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Report: Black People Arrested At Higher Rate Than White For Marijuana Possession

United States Fish and Wildlife Service [Public domain], via Wikimedia Commons

A recent report says Black people in Montana are nearly 10 times more likely to be arrested for possession of marijuana than white people. That’s higher than any other state.

Montana’s top rank comes from an American Civil Liberties Union (ACLU) report released in April that evaluated six million arrests across the U.S. between 2010 and 2018.

While Black and white people use pot at similar rates, the report says Black people have a higher chance of being arrested for possession than white people in every state, including those that legalized or decriminalized marijuana. In Colorado, people can still be arrested for having above a certain amount of cannabis or using it while underage.

SK Rossi is the director of advocacy and policy at the ACLU of Montana.

“It’s really important to note that in 31 states, racial disparities were larger in 2018 than they were in 2010, and Montana actually stuck out as having the highest disparity rate across the country between arrests for Black people and white people,” Rossi said.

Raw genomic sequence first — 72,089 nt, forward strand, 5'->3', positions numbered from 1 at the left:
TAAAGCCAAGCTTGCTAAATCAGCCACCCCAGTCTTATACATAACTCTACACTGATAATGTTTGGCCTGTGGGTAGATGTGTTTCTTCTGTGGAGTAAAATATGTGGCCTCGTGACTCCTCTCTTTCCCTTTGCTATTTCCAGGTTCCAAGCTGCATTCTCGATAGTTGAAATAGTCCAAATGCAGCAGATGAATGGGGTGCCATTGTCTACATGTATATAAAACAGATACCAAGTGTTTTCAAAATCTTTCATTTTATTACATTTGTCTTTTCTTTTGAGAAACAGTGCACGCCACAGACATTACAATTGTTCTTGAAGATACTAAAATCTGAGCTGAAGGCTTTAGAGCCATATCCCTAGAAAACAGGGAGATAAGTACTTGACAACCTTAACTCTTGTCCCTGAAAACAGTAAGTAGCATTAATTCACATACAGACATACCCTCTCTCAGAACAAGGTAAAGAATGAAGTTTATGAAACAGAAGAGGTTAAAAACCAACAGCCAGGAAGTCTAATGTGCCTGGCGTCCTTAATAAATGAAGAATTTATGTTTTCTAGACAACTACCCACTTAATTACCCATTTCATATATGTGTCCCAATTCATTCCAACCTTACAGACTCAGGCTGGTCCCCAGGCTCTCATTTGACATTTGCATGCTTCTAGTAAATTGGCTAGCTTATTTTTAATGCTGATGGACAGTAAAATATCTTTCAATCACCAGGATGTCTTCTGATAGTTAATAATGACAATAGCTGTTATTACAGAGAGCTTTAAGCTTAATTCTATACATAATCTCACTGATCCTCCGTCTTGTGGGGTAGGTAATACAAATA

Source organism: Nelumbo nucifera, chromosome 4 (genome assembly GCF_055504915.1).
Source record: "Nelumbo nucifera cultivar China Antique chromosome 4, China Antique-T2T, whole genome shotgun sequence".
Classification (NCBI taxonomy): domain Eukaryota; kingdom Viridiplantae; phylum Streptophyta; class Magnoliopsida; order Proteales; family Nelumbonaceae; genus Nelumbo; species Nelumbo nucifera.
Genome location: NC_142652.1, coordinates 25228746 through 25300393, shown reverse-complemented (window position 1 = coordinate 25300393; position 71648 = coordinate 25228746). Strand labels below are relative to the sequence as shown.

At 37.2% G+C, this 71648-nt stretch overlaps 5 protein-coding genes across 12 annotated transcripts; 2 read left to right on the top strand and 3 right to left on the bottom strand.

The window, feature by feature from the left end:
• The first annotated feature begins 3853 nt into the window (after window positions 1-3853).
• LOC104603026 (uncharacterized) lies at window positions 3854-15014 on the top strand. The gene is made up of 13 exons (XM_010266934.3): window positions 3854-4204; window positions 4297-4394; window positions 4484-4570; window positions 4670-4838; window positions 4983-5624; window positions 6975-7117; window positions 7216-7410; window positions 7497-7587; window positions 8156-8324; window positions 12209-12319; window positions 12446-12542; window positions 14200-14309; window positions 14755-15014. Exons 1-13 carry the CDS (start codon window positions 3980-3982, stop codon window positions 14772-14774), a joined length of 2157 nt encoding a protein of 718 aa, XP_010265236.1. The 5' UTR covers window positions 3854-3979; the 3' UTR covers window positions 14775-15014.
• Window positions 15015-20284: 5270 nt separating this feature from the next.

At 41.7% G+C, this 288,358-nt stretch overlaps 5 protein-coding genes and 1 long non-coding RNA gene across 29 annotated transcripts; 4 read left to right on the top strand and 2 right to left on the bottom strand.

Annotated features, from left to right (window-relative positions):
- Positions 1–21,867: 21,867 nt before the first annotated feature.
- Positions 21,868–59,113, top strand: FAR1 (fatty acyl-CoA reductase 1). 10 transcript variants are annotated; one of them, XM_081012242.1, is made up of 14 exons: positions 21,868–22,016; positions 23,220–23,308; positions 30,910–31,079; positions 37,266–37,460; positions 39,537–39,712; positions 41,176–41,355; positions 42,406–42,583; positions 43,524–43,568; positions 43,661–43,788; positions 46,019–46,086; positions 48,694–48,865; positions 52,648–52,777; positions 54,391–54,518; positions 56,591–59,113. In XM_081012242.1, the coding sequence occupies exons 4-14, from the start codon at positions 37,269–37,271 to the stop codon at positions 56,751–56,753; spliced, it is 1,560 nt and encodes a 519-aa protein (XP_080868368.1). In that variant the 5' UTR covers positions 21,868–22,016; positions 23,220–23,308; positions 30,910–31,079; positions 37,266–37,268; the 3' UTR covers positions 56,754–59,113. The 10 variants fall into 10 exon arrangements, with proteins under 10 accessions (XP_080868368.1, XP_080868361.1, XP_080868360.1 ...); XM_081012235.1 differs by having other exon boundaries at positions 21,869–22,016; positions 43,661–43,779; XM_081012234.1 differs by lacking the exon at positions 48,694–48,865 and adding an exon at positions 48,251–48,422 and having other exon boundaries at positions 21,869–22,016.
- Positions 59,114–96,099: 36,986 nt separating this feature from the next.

While the rate of arrests in Montana for marijuana possession stayed about the same for white people, it increased for Black people over the same eight year stretch.

The report said Gallatin County had the largest disparity in the state. Black people, who make up around 0.5 percent of the county’s population, were 18 times more likely to be arrested for having weed than white people.

“That’s just an enormous number and is actually higher than places that have made national news for their racially biased policing issues, like Missouri,” Rossi said.

Gallatin County’s sheriff, Brian Gootkin, said he could only speak about his agency.

“I mean, it almost infers that we’re like profiling, or we’re looking for African Americans to pull over, which is absolutely not the case. That’s not what we do at the sheriff’s office,” Gootkin said.

Gootkin said the sheriff’s office goes through an extensive hiring process for deputies with rigorous background investigations and psychological tests. Once hired, deputies have more training, including how to behave with the public.

“We make sure that, number one, we hire the right people and that they’re doing the right thing out there,” Gootkin said.

Gootkin said he’s not a statistician and would be open to sitting down with someone from the ACLU and Montana State University to go through the numbers. He said his office is also open to more training and is in the process of getting an online program for deputies to learn about implicit bias.

The report said the arrest rate for Black people with marijuana was 14 times higher than white people in Yellowstone County. Missoula County trailed close behind.

Sgt. Travis Welsh with the Missoula Police Department told YPR in an email that he would not “comment on another entity's numbers or conclusions” and that he didn’t know “where or how the ACLU got the numbers.”